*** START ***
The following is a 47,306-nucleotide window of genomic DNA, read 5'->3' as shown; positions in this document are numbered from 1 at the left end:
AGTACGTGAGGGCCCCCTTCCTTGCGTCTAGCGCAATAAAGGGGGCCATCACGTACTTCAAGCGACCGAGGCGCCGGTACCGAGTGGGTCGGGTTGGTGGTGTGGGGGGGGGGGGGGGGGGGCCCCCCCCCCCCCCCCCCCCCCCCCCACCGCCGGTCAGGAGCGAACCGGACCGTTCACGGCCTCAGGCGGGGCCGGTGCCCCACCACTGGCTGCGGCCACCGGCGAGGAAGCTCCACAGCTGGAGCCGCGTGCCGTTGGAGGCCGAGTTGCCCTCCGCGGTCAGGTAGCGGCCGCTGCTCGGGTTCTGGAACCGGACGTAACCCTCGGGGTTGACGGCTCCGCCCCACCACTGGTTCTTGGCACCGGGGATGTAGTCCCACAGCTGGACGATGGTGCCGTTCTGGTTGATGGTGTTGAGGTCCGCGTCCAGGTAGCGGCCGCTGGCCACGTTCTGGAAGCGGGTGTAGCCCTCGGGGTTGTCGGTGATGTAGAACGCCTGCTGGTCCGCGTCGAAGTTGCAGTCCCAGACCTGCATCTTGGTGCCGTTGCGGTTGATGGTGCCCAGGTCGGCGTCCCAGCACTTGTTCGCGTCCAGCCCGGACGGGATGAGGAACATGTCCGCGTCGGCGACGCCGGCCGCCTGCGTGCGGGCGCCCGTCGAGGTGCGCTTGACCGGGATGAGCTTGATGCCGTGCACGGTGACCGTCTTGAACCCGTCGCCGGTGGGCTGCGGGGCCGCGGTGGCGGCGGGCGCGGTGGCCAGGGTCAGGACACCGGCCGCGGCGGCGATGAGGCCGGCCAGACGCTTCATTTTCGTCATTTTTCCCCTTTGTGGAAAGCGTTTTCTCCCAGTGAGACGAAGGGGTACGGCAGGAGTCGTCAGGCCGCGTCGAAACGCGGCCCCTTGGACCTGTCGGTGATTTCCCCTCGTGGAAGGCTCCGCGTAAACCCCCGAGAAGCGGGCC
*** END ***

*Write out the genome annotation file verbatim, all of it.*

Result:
The following is a 47,306-nucleotide window of genomic DNA, read 5'->3' as shown; positions in this document are numbered from 1 at the left end:
AGTACGTGAGGGCCCCCTTCCTTGCGTCTAGCGCAATAAAGGGGGCCATCACGTACTTCAAGCGACCGAGGCGCCGGTACCGAGTGGGTCGGGTTGGTGGTGTGGGGGGGGGGGGGGGGGGGCCCCCCCCCCCCCCCCCCCCCCCCCCACCGCCGGTCAGGAGCGAACCGGACCGTTCACGGCCTCAGGCGGGGCCGGTGCCCCACCACTGGCTGCGGCCACCGGCGAGGAAGCTCCACAGCTGGAGCCGCGTGCCGTTGGAGGCCGAGTTGCCCTCCGCGGTCAGGTAGCGGCCGCTGCTCGGGTTCTGGAACCGGACGTAACCCTCGGGGTTGACGGCTCCGCCCCACCACTGGTTCTTGGCACCGGGGATGTAGTCCCACAGCTGGACGATGGTGCCGTTCTGGTTGATGGTGTTGAGGTCCGCGTCCAGGTAGCGGCCGCTGGCCACGTTCTGGAAGCGGGTGTAGCCCTCGGGGTTGTCGGTGATGTAGAACGCCTGCTGGTCCGCGTCGAAGTTGCAGTCCCAGACCTGCATCTTGGTGCCGTTGCGGTTGATGGTGCCCAGGTCGGCGTCCCAGCACTTGTTCGCGTCCAGCCCGGACGGGATGAGGAACATGTCCGCGTCGGCGACGCCGGCCGCCTGCGTGCGGGCGCCCGTCGAGGTGCGCTTGACCGGGATGAGCTTGATGCCGTGCACGGTGACCGTCTTGAACCCGTCGCCGGTGGGCTGCGGGGCCGCGGTGGCGGCGGGCGCGGTGGCCAGGGTCAGGACACCGGCCGCGGCGGCGATGAGGCCGGCCAGACGCTTCATTTTCGTCATTTTTCCCCTTTGTGGAAAGCGTTTTCTCCCAGTGAGACGAAGGGGTACGGCAGGAGTCGTCAGGCCGCGTCGAAACGCGGCCCCTTGGACCTGTCGGTGATTTCCCCTCGTGGAAGGCTCCGCGTAAACCCCCGAGAAGCGGGCC